Federal regulators are warning that some compounded curcumin emulsion products may carry a risk of hypersensitivity, after at least two reported cases of severe allergic reactions, including one patient death.
On August 4, the FDA announced an investigation into problems with curcumin emulsion compounded by ImprimisRx. Agency investigators say that the IV bags of the emulsion, which were used to treat eczema and thrombocytopenia, may contain ingredients that can cause hypersensitivity reactions and are considered toxic to the liver and kidneys.
The FDA was first alerted to a potential problem with the IV bags on March 10, when it received a report that a 30-year-old female patient suffered cardiac arrest after receiving curcumin emulsion infusion by a naturopathic doctor for the treatment of eczema.
“Within minutes of starting the infusion, the patient became pulseless and required CPR. The patient suffered anoxic (depleted oxygen) brain injury and subsequently died,” the agency reports. “An adverse reaction to infused curcumin solution was identified as a cause of death by the local authorities.”
A second report was received on May 1, after a 71-year old man was hospitalized due to a hypersensitivity reaction to ImprimisRx compounded curcumin emulsion while being treated for thrombocytopenia at a holistic health center. He was successfully treated with IV epinephrine.
The FDA has since collected samples of the compounded solution. upon investigation of the IV administered to the female patient who died, the FDA determined that the label indicated the vial contained 10 mg/mL of curcumin, but upon testing, the bag only contained about 1% of the intended concentration.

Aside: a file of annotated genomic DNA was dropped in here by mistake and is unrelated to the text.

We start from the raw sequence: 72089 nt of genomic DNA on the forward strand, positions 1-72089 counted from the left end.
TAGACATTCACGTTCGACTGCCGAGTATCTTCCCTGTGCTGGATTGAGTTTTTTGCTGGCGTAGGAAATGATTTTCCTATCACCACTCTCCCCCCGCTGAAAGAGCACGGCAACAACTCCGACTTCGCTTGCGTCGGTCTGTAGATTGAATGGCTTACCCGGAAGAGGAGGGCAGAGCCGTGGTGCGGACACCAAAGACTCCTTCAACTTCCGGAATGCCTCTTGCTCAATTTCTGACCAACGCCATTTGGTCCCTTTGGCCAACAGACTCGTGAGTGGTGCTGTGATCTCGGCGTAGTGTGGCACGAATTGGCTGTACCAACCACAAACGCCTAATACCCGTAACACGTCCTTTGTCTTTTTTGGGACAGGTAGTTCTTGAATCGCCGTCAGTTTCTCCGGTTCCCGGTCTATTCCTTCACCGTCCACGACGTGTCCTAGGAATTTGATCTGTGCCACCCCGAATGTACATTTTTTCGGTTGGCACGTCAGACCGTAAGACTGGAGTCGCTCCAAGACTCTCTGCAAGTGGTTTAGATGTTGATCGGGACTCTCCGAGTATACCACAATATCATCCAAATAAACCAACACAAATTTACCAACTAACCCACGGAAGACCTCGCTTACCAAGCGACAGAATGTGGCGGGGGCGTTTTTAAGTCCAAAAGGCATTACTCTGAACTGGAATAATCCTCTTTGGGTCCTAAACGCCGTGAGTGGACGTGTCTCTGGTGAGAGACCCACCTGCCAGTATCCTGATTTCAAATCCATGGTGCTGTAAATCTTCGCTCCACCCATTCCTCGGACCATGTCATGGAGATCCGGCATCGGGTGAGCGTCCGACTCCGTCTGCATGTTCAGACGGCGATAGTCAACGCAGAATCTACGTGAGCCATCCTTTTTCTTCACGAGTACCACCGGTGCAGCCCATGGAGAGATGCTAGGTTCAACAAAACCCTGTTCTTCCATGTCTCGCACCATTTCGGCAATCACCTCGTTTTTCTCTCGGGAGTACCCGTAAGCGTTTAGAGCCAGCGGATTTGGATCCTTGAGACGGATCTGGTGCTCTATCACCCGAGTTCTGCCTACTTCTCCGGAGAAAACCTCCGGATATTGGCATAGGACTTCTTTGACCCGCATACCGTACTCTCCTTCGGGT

Investigators say that curcumin, an extract of the spice tumeric, is unstable in aqueous solution and rapidly degrades, which is why it may have been subpotent.
Additionally, the FDA found impurities and contaminants, including diethylene glycol (DEG), which is a known manufacturing impurity of PEG 40 castor oil. The castor oil is known to cause hypersensitivity reactions, and DEG, which is used in industrial products like anti-freeze and brake fluids. is a potent kidney and liver toxin.
The FDA determined that the compounded emulsions failed to carry proper label warnings about the risks of PEG 40 castor oil, used an ungraded inactive ingredient, and noted that the safety of IV administration of curcumin has ever been established, nor has it ever been shown to be effective in treating eczema or thrombocytopenia.